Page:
Historical Origins of Hinduism

Sadhu Hinduist Sage

Historical Origins of Hinduism


Hinduism has been defined so 'to the West and Christianity with the great reform movements of the nineteenth century, the Brahmo Samaj, founded in 1828 by Raja Rani Mohan Roy (1772-1833), and the Arya Samaj, Founded in 1875 by Dayananda Sarasvati Swarni (1824-1883).

Also very different, both have Hinduism as monotheistic. Other teachers will raise the problem of bringing Hinduism to the West, past the point of view that it is a religion only for Indians. The spiritual revival of Hinduism and the challenge of Christian missionaries in the nineteenth century - and the subsequent 'counter-mission "in the West - is represented especially by Ramakrishna and his disciple Vivekananda, the" St. Paul of Hinduism. "

The historical origins are difficult to date, ancient, and there are scholars - archaeologists and anthropologists in particular - which tracks the Indus civilization dating back to before 6000 BC (A dating that other specialists consider uncritical, postulating a substantial omogenia between Hinduism and civilization vallinde). According to this version, indicates ancient civilization and the various peoples who lived in India at the time, various cults that followed over time would be amalgamated, evolving forms of agamiche Vedic and Hindu religious practices. It 'worth noting that scholars have used various parameters to split the evolution of Hinduism in different historical periods (for example, according to the reference texts or ritual, and so on).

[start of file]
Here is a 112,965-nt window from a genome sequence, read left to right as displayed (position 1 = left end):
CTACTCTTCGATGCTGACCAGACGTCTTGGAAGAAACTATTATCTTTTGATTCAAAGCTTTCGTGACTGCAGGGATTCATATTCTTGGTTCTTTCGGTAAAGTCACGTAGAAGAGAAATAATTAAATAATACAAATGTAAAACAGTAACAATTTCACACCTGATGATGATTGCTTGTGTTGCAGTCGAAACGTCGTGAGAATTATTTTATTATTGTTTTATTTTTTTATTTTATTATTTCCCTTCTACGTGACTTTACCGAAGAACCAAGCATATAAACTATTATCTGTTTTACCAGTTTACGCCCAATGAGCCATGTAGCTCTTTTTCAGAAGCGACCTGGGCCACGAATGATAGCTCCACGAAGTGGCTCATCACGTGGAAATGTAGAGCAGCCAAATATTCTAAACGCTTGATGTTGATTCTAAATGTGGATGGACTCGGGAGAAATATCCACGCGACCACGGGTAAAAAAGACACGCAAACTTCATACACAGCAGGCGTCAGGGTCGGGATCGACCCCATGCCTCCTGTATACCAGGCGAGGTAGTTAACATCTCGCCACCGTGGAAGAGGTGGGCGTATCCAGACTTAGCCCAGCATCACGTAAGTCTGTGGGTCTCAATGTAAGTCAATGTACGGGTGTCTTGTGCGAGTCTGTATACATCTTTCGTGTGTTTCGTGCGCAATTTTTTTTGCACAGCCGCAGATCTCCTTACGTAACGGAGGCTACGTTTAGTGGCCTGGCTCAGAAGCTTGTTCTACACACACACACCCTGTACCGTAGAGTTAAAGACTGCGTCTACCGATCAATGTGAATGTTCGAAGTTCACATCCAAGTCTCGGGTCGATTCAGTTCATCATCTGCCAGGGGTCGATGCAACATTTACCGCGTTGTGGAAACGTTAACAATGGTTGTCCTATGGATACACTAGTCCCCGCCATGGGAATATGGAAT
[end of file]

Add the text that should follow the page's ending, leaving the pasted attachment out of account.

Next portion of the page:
According to some scholars the history of Hinduism is divided into two phases, one that Vedic ranging from about 1500 to 900 BC, characterized by the practice of sacrifices and the worship of a very large number of Gods, the second is the post Vedic , about 900 to 600 BC, when the sacrifice and many deities lose their significance and appears a single Creator God identified with Prajapati, the Absolute.

In the latter case a distinction is made in four eras: the first is called Vedic, Vedas, which means true or sacred knowledge, divided into four collections Rig Veda, Sama Veda, Yajur Veda, Atharva Veda) (hymns of the Veda, Veda melodies , Veda of sacrificial formulas, incantations of the Vedas); sacred texts written in a period between approximately 3000 and 400 BC and canonized as uncreated and eternal, self-revelation of the divine Brahman.
The Vedic period is subdivided into: age of the Samhita ("Collection of Hymns"), the Brahmanas (priestly ritual compositions) and Upanishads (the philosophical-speculative).
And 'common opinion that the Rig Veda is the oldest of the Vedic texts, demonstrated by the fact that in other collections are more or less extensive portions of its 1,028 hymns of prayer with small additions or minor alterations.

The second period, during the dynasty of Maurya empire (c. 560-200 BC), is the age of the Sutras, or Kalpa Sutra, in which you insert the Vedanta (six additional treaties to the Vedas for the proper celebration the ritual, in which you deal with the correct pronunciation, prosody, etymology, grammar, astronomy and the rules for the ceremony).
The third period, dating back to 200 -300 d.C A.C. - Until the end of the Gupta dynasty - is to Itihasas ("So indeed fù," or poems of a popular legend, such as the Ramayana.

The fourth period, from 300-650 d C, is the age of the Puranas (collections of stories of ancient times, which traditionally treat five topics: creation of the universe, its destruction and recreation; genealogy of the gods, kingdoms and various epochs of world history of the solar and lunar dynasties, the Agama ("what has been handed down 'texts that contain non-traditional Vedic teachings of the Saiva tradition) and Tantra (" threads woven on a loom ", a term referring in various texts of both religious and secular traditions of both Hindu and Jain and Buddhist religions born in India around 500 BC).


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